calculated from that simple equation, and zeroes for the other coordinates. 
   So, since Axia has a diameter of 6300, and 5% of that is 315 (for a total 
   of 6300+315=6615), the coordinates you should enter are 6615,0,0. (If you 
   didn't read the manual and you're curious, the 5% is to account for 
   plantery atmosphere.)
   But that said, if you overestimate, it only means a tad bit extra fuel 
   being consumed by your orbiters when landing.  Just don't *under* estimate 
   -- that's a problem.
   Congratulations; you've gotten through the infamous orbit-plotting part of 
   the game.

5. Now, go to Trade Systems.  Launch Orbiters.  Enter 20 for ENERGY (20%, 
   which gives some buffer but doesn't waste a whole bunch of energy you won't 
   be able to store in your accumulators).  For other planets at other 
   altitudes, you'll want to use more or less, but 20 is good for Axia. Load 
   crew, then press START to launch. If, by the way, it doesn't launch, try 
   moving the selector to ORE or PASNGR and then pressing start -- it's kinda 
   picky.  From there, enjoy the textual glory of the landing sequence for a 
   while.  Revel in the authentic glory of it the first few times you do it.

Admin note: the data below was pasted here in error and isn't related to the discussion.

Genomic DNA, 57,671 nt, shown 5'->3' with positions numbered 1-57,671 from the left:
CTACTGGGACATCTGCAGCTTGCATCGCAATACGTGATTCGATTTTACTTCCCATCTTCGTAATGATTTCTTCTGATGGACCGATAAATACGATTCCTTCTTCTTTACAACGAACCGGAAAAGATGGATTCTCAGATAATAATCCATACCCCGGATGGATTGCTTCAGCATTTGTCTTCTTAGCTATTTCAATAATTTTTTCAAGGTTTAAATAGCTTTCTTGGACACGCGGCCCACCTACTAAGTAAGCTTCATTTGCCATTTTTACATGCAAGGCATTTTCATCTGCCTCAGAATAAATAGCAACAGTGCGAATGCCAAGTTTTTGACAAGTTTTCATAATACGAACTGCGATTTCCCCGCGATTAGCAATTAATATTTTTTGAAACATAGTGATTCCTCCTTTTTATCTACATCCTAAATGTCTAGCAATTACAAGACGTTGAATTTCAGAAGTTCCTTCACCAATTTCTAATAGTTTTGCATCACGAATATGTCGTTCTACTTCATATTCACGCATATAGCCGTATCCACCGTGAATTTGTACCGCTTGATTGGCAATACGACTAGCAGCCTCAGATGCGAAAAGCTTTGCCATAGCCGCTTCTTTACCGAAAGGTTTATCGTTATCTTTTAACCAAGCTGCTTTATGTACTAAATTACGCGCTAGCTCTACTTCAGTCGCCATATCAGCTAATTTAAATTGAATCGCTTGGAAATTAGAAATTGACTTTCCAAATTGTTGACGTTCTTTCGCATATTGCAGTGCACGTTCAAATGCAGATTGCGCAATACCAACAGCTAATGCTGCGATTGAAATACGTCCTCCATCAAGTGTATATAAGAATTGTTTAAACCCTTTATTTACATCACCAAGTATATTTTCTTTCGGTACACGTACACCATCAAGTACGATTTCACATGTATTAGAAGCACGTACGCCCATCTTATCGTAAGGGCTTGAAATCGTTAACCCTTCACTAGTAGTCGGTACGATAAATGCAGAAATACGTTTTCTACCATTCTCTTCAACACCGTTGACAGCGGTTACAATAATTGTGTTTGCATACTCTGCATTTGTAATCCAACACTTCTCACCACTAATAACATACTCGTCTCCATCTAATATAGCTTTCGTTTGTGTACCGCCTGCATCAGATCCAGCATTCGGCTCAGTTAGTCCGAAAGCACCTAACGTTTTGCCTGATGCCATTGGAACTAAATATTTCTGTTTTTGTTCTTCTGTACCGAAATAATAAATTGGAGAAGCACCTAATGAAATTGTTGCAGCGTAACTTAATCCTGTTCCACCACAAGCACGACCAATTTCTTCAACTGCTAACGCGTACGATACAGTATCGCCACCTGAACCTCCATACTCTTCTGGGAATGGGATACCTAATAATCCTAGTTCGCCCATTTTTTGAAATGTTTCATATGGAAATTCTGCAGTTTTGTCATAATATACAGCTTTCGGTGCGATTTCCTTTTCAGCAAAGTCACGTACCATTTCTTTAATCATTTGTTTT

Then blow through it by speeding up the emulation later.  When it finishes, 
   boot the Starport disk (and remember to hold down START when you press 
   enter after inserting the Player Disk).

6. If you have no idea what to do from here, here's one suggestion. Ore IV 
   (fuel) is expensive (after all, it *is* the basis of the game's currency), 
   so the first things you need are a more efficient sub-light drive and 
   converter.  Go back to drydock, sell yours and pick up one of the drives 
   that do not use any ore IV/min (either Rynox Disprsmnt or, if you feel 
   exorbitant, the Induced Gravity) and the best converter available -- here 
   Fusion. (Remember that the converter determines how much fuel you use 
   altogether -- it is rather expensive NOT to have a good one).
   Given that your first sortie will probably be a passenger run (as you need 
   no capital to do that -- just a running ship), a good idea would be to sell 
   off your Ageless Ind. cryogenic vaults and buy the Kintopir'tern, which 
   won't kill off your passengers (remember that at about 2,000 per passenger, 
   that savings quickly recoups the money spent).
   Finally, sell off that dinky Quentrix orbiter and get an Icarus. Once you 
   do that, you can make 14 (yes, 14) trips to the planet surface to pick up 
   270 passengers, 20 at a time (don't worry, you'll *never* have to do this 
   tedium again, but it will give you a major boost to start out with that 
   will make the beginning of the game go *much* more nicely and smoothly). 
   Pick up a few Contracts if you like, and see if there's anything cheap you 
   want to buy for a small trading run. Then, make a little trip to the 
   closest system, Prisa, and go to the planet Zeath. Make 14 trips to the